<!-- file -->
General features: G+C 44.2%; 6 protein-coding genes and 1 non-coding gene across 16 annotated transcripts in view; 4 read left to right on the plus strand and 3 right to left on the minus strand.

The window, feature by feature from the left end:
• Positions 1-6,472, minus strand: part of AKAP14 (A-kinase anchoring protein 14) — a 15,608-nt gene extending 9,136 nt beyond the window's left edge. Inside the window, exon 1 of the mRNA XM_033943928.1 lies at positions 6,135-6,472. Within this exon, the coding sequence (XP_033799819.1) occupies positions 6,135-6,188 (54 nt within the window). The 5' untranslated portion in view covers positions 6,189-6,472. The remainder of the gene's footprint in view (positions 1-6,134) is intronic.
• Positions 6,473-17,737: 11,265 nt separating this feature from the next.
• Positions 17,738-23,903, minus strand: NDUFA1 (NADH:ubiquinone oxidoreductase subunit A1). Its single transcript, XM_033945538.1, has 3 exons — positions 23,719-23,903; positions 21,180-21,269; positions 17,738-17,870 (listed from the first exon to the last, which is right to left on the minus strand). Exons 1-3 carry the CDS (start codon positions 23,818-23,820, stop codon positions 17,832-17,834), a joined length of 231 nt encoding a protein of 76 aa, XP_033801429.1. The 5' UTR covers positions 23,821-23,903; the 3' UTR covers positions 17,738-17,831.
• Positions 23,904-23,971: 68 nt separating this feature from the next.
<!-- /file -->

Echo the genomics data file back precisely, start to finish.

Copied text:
General features: G+C 44.2%; 6 protein-coding genes and 1 non-coding gene across 16 annotated transcripts in view; 4 read left to right on the plus strand and 3 right to left on the minus strand.

The window, feature by feature from the left end:
• Positions 1-6,472, minus strand: part of AKAP14 (A-kinase anchoring protein 14) — a 15,608-nt gene extending 9,136 nt beyond the window's left edge. Inside the window, exon 1 of the mRNA XM_033943928.1 lies at positions 6,135-6,472. Within this exon, the coding sequence (XP_033799819.1) occupies positions 6,135-6,188 (54 nt within the window). The 5' untranslated portion in view covers positions 6,189-6,472. The remainder of the gene's footprint in view (positions 1-6,134) is intronic.
• Positions 6,473-17,737: 11,265 nt separating this feature from the next.
• Positions 17,738-23,903, minus strand: NDUFA1 (NADH:ubiquinone oxidoreductase subunit A1). Its single transcript, XM_033945538.1, has 3 exons — positions 23,719-23,903; positions 21,180-21,269; positions 17,738-17,870 (listed from the first exon to the last, which is right to left on the minus strand). Exons 1-3 carry the CDS (start codon positions 23,818-23,820, stop codon positions 17,832-17,834), a joined length of 231 nt encoding a protein of 76 aa, XP_033801429.1. The 5' UTR covers positions 23,821-23,903; the 3' UTR covers positions 17,738-17,831.
• Positions 23,904-23,971: 68 nt separating this feature from the next.